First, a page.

After five years in law enforcement, I was feeling that I was on top of my game.  I had plenty of training and experience under my belt, and felt pretty good about my abilities and myself.  I had been periodically assigned to the Drug Unit, as a short-term undercover, conducting sell-bust operations.  So I was pretty confident when I joined my colleagues on a Saturday for another sell-bust crack cocaine operation.

When my partner and I got to our operational area, there wasn't a lot going on.  We weren't making any contacts.  I found myself feeling disappointed, having been so successful in previous operations.

After meeting with our backups, we decided to shut down the operation.  But we told them that if we stumbled across anything on the way back to our car, we would alert them.  Our backups radioed this plan to the other assigned units.

On the way back to the car, my partner and I literally walked into a drug deal between a dealer and two buyers in a car.  It appeared to be going bad.  My partner started transmitting our observations over the wire.  We got the vehicle description of the dealer.  I then had my partner ask our backups for another meeting at a new location.

What we didn't know at this point was that our close-in backups had never received out transmission requesting a second meeting.  Only one of the vehicle units assigned to us had remained on the street.  Everybody else was back in the station.

After a couple of minutes at the meeting location, the suspect vehicle from the previous deal drove by our corner and stopped.  Still confident that we had a full range of backup with us, I approached the car.  The female passenger told me that they had just been ripped off and that they wouldn't deal with me unless they could try it.  Wanting to give the other officers (still thinking they were listening) time to get into position, I stalled my negotiations.  While talking to the two buyers, a marked unit drove by.  I kept my cover by swearing and trying to walk away.  But the driver said he would park the car.  He pulled across the street into a dark parking lot with only one way out.  Great!

I approached the vehicle again and my partner, still transmitting information, moved to the rear of the car.  I completed the deal, stepped back from the car and gave my partner the buy signal.  He transmitted the arrest signal over the wire and we waited for the cavalry to arrive.

Then, the driver got out of the car, accusing me of selling him junk.  Frantically looking for my backup, I just told him to get back in the car. He climbed into the passenger side, while the female slid over to the driver's side.

Up to this point, I had relied on my training and experience to make this deal go down.  The arrest was going south, but I had the registration and the suspects' first names.  I could have disengaged.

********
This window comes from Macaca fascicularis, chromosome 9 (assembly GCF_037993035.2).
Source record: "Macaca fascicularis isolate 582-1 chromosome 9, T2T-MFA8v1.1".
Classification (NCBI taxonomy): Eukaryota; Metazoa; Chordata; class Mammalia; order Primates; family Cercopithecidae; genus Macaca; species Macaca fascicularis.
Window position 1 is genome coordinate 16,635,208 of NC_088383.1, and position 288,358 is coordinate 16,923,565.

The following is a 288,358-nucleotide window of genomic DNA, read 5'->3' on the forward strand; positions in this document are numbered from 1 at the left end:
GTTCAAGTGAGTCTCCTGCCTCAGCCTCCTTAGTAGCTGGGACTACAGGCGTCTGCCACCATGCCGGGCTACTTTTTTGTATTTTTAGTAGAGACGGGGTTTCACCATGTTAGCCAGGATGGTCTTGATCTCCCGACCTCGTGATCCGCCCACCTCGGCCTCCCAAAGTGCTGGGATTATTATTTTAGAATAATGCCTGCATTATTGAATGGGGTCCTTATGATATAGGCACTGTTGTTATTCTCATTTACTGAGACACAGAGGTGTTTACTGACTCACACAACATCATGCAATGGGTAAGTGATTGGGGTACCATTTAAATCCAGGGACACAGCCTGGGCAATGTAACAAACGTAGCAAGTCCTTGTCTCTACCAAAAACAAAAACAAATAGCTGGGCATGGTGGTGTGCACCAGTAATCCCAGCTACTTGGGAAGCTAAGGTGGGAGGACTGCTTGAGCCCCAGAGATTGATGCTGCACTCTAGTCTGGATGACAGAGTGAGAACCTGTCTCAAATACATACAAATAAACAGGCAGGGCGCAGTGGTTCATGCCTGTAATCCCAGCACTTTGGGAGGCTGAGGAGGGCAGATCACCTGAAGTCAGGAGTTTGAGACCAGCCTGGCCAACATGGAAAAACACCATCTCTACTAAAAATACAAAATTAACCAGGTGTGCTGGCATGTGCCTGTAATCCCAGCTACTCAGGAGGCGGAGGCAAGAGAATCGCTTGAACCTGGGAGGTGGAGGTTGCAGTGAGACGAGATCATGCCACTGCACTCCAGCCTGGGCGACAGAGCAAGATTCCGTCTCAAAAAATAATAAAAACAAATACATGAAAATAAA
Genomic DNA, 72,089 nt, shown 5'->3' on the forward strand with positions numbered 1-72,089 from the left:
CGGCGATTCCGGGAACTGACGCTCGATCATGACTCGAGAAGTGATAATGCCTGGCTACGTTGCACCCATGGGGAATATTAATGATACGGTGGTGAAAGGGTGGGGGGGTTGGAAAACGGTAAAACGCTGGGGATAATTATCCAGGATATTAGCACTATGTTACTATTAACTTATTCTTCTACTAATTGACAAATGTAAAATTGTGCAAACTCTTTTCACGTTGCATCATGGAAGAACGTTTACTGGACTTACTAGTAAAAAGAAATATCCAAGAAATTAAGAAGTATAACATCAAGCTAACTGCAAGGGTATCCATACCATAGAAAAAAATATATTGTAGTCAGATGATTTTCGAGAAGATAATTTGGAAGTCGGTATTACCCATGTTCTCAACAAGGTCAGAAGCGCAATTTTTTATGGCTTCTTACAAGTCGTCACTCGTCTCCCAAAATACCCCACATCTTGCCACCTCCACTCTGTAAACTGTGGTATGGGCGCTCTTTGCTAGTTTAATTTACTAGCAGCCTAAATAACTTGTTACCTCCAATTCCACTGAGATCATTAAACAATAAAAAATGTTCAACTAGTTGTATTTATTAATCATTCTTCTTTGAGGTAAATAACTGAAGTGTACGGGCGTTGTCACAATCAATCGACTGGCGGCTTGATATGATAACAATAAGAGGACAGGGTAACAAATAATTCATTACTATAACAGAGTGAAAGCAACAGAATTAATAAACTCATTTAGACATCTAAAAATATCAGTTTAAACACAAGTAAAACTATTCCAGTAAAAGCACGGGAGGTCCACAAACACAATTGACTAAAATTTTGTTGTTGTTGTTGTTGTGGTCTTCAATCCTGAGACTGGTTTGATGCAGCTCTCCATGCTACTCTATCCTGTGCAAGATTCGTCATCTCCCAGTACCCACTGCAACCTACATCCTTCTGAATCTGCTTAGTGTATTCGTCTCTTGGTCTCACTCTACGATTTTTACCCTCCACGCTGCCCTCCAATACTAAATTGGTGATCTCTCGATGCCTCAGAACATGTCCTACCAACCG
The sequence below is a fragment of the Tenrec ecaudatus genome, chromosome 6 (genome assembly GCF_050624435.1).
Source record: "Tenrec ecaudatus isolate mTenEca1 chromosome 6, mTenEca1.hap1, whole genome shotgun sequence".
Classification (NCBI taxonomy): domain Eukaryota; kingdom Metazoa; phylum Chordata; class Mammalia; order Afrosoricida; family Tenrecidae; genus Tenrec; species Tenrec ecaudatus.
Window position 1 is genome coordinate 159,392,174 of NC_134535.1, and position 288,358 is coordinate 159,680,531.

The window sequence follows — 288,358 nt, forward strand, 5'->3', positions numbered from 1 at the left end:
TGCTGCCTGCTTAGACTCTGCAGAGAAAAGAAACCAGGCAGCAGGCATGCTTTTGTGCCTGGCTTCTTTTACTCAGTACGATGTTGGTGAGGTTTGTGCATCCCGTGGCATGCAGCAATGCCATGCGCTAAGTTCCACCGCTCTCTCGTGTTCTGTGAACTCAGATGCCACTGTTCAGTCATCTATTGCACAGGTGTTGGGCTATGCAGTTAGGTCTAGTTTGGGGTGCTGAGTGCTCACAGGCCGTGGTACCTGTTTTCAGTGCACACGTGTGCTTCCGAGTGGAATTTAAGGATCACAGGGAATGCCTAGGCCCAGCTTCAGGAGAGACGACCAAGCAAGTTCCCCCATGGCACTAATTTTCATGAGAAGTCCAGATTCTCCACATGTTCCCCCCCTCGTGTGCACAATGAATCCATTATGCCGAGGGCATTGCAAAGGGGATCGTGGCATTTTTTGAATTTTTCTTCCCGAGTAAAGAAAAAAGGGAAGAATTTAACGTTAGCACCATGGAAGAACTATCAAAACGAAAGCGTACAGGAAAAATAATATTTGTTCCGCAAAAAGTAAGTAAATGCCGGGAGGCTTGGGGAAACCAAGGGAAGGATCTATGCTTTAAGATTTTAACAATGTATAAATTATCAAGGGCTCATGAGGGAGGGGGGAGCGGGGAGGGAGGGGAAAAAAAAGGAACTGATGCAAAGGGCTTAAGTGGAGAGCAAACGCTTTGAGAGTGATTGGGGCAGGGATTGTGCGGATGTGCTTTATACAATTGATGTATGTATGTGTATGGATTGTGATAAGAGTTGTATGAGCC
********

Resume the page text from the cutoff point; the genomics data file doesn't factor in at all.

This is when my experience KOed by my arrogance.  I had worked more than 40 operations in the last five years and had never let a perp just drive away.  Telling my partner that we would handle this, I pulled my badge from out of my pocket, cleared my clothing away from my firearm, walked up on the car and yelled, "Police!"  The female driver slammed the car into reverse, heading toward my partner.  I presented my weapon and ordered her to stop.  She managed to back the car out of the lot and got into the street.  My partner was yelling for our backups as I found myself standing in front of a moving vehicle.  No available cover and no planned escape route.  I had discarded all of the tactics and officer safety skills that I practiced and taught.

As the car started forward, I sidestepped out of its path.  As she backed up again, I realized I was now partially inside the diver's window.  Scenes from the Calibre Press video, Officer's Terror Ride, flashed through my mind.  The driver dropped the car back in gear and fled the scene.

When our backups did arrive, we found out about the missed meeting request.  There had been confusion over out actual location.  At the initial debriefing, it seemed that there was plenty of blame to be passed.

When the dust settled, I was left with bruises on my body, my ego and my reputation for sound judgment.  On the other hand, I had been lucky and had walked away.

I've had plenty of opportunity to reflect.  In a classic example of "tombstone courage," I had ignored sound tactics and pushed a lousy situation into a potentially deadly one.

That's what happens when your arrogance replaces your experience.

Patrolman Michael Wynn works with the Pittsfield (Mass.) Police Department.  This is his first contribution to POLICE.